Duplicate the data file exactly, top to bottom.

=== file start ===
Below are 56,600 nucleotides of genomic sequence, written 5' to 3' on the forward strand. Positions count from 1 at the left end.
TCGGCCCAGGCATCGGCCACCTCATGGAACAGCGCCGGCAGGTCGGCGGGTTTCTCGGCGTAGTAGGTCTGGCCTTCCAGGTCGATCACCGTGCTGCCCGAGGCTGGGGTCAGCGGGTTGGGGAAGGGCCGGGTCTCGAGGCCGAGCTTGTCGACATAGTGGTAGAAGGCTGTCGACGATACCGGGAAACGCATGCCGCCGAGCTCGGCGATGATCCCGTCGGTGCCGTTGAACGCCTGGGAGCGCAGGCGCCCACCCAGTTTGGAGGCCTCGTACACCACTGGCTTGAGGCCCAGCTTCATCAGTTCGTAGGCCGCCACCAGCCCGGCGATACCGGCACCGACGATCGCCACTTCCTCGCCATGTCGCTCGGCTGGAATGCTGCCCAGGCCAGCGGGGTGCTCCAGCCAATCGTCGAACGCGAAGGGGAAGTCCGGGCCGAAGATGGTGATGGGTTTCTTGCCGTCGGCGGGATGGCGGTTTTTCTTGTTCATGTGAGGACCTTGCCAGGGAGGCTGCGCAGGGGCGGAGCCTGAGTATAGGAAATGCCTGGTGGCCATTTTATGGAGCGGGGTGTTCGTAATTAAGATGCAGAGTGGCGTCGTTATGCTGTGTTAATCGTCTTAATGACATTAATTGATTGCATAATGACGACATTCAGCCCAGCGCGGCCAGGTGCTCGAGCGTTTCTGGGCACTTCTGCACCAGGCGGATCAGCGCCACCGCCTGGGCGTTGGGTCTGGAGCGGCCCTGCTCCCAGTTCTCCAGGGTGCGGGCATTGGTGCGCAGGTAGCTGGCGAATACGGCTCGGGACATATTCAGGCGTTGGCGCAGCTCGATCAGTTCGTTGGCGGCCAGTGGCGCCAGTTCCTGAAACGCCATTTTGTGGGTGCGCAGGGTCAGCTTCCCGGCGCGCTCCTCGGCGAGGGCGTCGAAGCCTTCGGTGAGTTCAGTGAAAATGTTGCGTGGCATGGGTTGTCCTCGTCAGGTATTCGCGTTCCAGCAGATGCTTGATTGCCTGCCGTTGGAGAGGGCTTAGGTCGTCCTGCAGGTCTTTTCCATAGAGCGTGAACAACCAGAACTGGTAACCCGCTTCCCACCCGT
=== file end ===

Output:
Below are 56,600 nucleotides of genomic sequence, written 5' to 3' on the forward strand. Positions count from 1 at the left end.
TCGGCCCAGGCATCGGCCACCTCATGGAACAGCGCCGGCAGGTCGGCGGGTTTCTCGGCGTAGTAGGTCTGGCCTTCCAGGTCGATCACCGTGCTGCCCGAGGCTGGGGTCAGCGGGTTGGGGAAGGGCCGGGTCTCGAGGCCGAGCTTGTCGACATAGTGGTAGAAGGCTGTCGACGATACCGGGAAACGCATGCCGCCGAGCTCGGCGATGATCCCGTCGGTGCCGTTGAACGCCTGGGAGCGCAGGCGCCCACCCAGTTTGGAGGCCTCGTACACCACTGGCTTGAGGCCCAGCTTCATCAGTTCGTAGGCCGCCACCAGCCCGGCGATACCGGCACCGACGATCGCCACTTCCTCGCCATGTCGCTCGGCTGGAATGCTGCCCAGGCCAGCGGGGTGCTCCAGCCAATCGTCGAACGCGAAGGGGAAGTCCGGGCCGAAGATGGTGATGGGTTTCTTGCCGTCGGCGGGATGGCGGTTTTTCTTGTTCATGTGAGGACCTTGCCAGGGAGGCTGCGCAGGGGCGGAGCCTGAGTATAGGAAATGCCTGGTGGCCATTTTATGGAGCGGGGTGTTCGTAATTAAGATGCAGAGTGGCGTCGTTATGCTGTGTTAATCGTCTTAATGACATTAATTGATTGCATAATGACGACATTCAGCCCAGCGCGGCCAGGTGCTCGAGCGTTTCTGGGCACTTCTGCACCAGGCGGATCAGCGCCACCGCCTGGGCGTTGGGTCTGGAGCGGCCCTGCTCCCAGTTCTCCAGGGTGCGGGCATTGGTGCGCAGGTAGCTGGCGAATACGGCTCGGGACATATTCAGGCGTTGGCGCAGCTCGATCAGTTCGTTGGCGGCCAGTGGCGCCAGTTCCTGAAACGCCATTTTGTGGGTGCGCAGGGTCAGCTTCCCGGCGCGCTCCTCGGCGAGGGCGTCGAAGCCTTCGGTGAGTTCAGTGAAAATGTTGCGTGGCATGGGTTGTCCTCGTCAGGTATTCGCGTTCCAGCAGATGCTTGATTGCCTGCCGTTGGAGAGGGCTTAGGTCGTCCTGCAGGTCTTTTCCATAGAGCGTGAACAACCAGAACTGGTAACCCGCTTCCCACCCGT